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FDIC PUBLISHES SEMIANNUAL AGENDA OF REGULATIONS
FOR IMMEDIATE RELEASE
PR-33-97 (5-14-97)
Media Contact:
Jay Rosenstein (202) 898-7303

The Federal Deposit Insurance Corporation has published its semiannual agenda of regulations in the Federal Register to inform the public of the Corporation's regulatory actions and encourage participation in the rulemaking process.

Many of the actions are the result of the FDIC Board's ongoing efforts to reduce the regulatory burden on banks, simplify rules, improve efficiency, and to comply with the Riegle Community Development and Regulatory Improvement Act of 1994.

Of the 30 final or proposed changes to the FDIC's regulations on the agency's agenda as of April 25, eight were completed, six were published as proposals, and 14 were expected to be proposed for public comment. Also included are two "long-term" actions under consideration that may eventually be issued for public comment. Highlights follow.

  • With the Savings Association Insurance Fund (SAIF) fully capitalized, the Board in December 1996 reduced the assessment rates that SAIF-insured institutions pay to maintain the fund at its "designated reserve ratio." The same rule simultaneously widened the spread between the lowest and highest rates to improve the effectiveness of the FDIC's risk-based premium system.

  • In an effort to promote public understanding of deposit insurance, the Board in May 1996 asked for public comment on steps it could take to simplify and clarify the rules for bankers and consumers. (On April 29, 1997, just days after the FDIC's Semiannual Regulatory Agenda was published, the FDIC did propose specific changes to the insurance rules.)

  • The FDIC Board in February 1997 agreed to work with the other federal regulators to resolve differences in the minimum leverage capital standard and in the risk-based capital treatment of certain assets.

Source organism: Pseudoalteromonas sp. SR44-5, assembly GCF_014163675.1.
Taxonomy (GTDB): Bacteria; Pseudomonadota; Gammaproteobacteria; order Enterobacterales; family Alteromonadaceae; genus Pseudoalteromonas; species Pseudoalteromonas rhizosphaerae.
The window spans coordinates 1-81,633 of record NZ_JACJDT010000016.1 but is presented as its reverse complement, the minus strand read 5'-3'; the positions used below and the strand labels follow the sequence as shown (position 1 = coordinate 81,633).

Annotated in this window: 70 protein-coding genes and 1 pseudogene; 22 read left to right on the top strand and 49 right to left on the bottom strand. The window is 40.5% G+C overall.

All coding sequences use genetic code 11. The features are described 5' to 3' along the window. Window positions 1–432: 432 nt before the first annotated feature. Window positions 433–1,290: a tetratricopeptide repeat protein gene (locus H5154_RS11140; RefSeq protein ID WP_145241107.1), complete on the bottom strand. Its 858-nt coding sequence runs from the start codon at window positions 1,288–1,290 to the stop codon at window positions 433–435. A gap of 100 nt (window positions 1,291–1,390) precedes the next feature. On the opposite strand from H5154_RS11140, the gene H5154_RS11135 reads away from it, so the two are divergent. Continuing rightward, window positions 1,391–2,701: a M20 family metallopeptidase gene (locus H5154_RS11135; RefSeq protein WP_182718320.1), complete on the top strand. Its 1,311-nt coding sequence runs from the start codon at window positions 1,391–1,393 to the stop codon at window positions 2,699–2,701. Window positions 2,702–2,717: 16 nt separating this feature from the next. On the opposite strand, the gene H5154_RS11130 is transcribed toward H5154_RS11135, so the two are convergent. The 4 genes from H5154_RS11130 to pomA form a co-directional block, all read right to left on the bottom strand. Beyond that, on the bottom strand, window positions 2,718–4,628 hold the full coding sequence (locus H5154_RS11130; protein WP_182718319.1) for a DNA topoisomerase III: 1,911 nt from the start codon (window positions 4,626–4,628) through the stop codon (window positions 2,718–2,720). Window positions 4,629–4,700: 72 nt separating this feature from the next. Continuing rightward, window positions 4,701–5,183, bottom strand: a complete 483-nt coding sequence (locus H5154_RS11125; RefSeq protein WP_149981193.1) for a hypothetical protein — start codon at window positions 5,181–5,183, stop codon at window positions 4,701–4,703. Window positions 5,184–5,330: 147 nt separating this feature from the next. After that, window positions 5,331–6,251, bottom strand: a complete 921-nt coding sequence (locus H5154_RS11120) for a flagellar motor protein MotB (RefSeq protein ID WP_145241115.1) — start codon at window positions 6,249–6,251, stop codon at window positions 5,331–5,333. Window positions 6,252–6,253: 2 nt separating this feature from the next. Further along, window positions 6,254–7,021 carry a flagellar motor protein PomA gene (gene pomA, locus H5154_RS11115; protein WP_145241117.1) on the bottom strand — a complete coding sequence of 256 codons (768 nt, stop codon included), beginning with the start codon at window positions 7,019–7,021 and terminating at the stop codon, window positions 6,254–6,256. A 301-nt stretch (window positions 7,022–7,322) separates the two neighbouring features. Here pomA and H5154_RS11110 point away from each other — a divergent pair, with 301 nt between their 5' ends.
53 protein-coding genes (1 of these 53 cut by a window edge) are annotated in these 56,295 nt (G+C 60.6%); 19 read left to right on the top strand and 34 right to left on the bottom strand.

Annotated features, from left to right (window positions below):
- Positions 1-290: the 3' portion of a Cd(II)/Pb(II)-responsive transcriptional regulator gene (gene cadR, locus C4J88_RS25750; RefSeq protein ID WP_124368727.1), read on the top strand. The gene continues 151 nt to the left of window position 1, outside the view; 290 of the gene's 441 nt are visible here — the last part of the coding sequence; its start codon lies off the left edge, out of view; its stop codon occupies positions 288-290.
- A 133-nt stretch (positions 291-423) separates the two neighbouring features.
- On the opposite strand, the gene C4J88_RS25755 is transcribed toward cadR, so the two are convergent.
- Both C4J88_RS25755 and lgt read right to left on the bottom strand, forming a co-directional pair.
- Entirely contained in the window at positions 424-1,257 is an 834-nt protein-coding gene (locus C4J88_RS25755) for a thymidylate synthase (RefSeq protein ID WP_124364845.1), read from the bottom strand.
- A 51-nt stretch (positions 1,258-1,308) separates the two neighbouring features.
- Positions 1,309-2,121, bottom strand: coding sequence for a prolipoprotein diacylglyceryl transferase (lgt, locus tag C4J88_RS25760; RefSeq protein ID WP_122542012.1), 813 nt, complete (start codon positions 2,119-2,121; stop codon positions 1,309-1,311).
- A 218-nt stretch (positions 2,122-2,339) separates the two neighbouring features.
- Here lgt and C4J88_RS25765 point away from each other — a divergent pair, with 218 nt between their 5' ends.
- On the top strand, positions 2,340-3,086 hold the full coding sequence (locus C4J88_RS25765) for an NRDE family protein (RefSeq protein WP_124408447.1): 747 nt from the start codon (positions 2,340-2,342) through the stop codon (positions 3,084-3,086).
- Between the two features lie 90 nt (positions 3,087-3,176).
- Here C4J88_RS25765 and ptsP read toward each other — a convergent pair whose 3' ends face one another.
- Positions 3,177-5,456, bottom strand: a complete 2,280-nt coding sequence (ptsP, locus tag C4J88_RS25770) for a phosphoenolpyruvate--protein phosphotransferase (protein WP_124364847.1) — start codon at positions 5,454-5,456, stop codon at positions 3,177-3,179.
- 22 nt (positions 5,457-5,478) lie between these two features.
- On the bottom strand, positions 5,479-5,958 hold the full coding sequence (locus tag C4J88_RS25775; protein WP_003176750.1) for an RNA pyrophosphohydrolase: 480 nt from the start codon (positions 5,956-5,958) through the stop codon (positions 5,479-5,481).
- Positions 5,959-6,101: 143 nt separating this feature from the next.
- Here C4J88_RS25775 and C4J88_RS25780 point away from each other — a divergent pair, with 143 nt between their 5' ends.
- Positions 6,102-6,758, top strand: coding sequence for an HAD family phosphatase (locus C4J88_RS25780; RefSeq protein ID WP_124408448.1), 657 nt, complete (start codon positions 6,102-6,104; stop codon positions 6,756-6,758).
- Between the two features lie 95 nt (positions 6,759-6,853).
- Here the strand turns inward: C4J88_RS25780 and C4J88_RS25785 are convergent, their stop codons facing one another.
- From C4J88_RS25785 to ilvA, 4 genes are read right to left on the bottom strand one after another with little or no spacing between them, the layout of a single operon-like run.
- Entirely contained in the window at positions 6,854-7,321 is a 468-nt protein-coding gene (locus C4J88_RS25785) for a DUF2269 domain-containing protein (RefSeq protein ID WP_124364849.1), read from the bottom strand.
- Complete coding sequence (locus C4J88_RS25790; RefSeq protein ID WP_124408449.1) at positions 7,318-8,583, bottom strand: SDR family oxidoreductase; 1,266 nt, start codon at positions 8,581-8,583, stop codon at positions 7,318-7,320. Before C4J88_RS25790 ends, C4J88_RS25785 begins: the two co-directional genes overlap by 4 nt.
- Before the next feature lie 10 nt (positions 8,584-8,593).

• FDIC staff plan to ask the Board to finalize an August 1996 proposal to streamline the approval process for insured state banks wishing to engage in activities not permitted for national banks, such as real estate investment ventures or activities involving insurance products and annuity contracts.

  • The Board also may take final action soon on a proposal issued for public comment in September 1996 that would reduce the burden associated with the agency's fair housing rules regarding advertising, poster and recordkeeping requirements.

  • The Board is expected soon to propose a more formal certification program for minority-and women-owned companies wishing to do business with the FDIC.

Attached is a copy of the Semiannual Regulatory Agenda that appeared in the April 25, 1997, Federal Register, which contains all 30 final or proposed rule changes.

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Congress created the Federal Deposit Insurance Corporation in 1933 to restore public confidence in the nation's banking system. The FDIC insures deposits at the nation's 11,452 banks and savings associations and it promotes the safety and soundness of these institutions by identifying, monitoring and addressing risks to which they are exposed.

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Last Updated 07/14/1999 communications@fdic.gov